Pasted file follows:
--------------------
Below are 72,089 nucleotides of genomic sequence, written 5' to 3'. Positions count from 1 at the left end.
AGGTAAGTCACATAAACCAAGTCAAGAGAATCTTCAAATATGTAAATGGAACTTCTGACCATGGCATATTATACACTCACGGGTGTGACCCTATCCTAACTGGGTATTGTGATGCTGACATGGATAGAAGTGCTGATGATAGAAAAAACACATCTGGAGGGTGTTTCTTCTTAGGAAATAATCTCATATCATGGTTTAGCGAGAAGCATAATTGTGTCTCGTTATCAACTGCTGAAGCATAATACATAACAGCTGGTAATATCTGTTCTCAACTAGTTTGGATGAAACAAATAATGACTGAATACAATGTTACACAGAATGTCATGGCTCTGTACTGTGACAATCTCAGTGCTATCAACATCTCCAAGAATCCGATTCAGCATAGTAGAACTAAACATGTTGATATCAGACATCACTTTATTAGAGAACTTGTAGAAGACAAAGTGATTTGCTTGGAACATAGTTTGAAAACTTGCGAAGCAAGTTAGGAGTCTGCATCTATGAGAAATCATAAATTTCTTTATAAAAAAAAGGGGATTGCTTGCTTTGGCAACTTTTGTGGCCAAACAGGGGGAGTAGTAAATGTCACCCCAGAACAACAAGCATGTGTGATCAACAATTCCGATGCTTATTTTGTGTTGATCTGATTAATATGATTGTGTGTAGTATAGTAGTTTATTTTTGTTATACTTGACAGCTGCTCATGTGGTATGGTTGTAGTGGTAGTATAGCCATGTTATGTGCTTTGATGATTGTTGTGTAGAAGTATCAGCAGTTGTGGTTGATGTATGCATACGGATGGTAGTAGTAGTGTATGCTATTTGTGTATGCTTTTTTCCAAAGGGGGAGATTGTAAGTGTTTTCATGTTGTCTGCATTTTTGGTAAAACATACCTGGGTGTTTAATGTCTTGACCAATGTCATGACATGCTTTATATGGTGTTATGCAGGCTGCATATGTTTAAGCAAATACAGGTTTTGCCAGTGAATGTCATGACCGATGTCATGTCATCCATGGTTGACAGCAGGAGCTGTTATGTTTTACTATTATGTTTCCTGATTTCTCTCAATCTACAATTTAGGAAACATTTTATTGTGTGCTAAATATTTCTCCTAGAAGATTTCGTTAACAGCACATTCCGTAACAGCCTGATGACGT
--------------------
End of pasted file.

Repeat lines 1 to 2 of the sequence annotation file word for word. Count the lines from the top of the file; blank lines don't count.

Below are 72,089 nucleotides of genomic sequence, written 5' to 3'. Positions count from 1 at the left end.
AGGTAAGTCACATAAACCAAGTCAAGAGAATCTTCAAATATGTAAATGGAACTTCTGACCATGGCATATTATACACTCACGGGTGTGACCCTATCCTAACTGGGTATTGTGATGCTGACATGGATAGAAGTGCTGATGATAGAAAAAACACATCTGGAGGGTGTTTCTTCTTAGGAAATAATCTCATATCATGGTTTAGCGAGAAGCATAATTGTGTCTCGTTATCAACTGCTGAAGCATAATACATAACAGCTGGTAATATCTGTTCTCAACTAGTTTGGATGAAACAAATAATGACTGAATACAATGTTACACAGAATGTCATGGCTCTGTACTGTGACAATCTCAGTGCTATCAACATCTCCAAGAATCCGATTCAGCATAGTAGAACTAAACATGTTGATATCAGACATCACTTTATTAGAGAACTTGTAGAAGACAAAGTGATTTGCTTGGAACATAGTTTGAAAACTTGCGAAGCAAGTTAGGAGTCTGCATCTATGAGAAATCATAAATTTCTTTATAAAAAAAAGGGGATTGCTTGCTTTGGCAACTTTTGTGGCCAAACAGGGGGAGTAGTAAATGTCACCCCAGAACAACAAGCATGTGTGATCAACAATTCCGATGCTTATTTTGTGTTGATCTGATTAATATGATTGTGTGTAGTATAGTAGTTTATTTTTGTTATACTTGACAGCTGCTCATGTGGTATGGTTGTAGTGGTAGTATAGCCATGTTATGTGCTTTGATGATTGTTGTGTAGAAGTATCAGCAGTTGTGGTTGATGTATGCATACGGATGGTAGTAGTAGTGTATGCTATTTGTGTATGCTTTTTTCCAAAGGGGGAGATTGTAAGTGTTTTCATGTTGTCTGCATTTTTGGTAAAACATACCTGGGTGTTTAATGTCTTGACCAATGTCATGACATGCTTTATATGGTGTTATGCAGGCTGCATATGTTTAAGCAAATACAGGTTTTGCCAGTGAATGTCATGACCGATGTCATGTCATCCATGGTTGACAGCAGGAGCTGTTATGTTTTACTATTATGTTTCCTGATTTCTCTCAATCTACAATTTAGGAAACATTTTATTGTGTGCTAAATATTTCTCCTAGAAGATTTCGTTAACAGCACATTCCGTAACAGCCTGATGACGT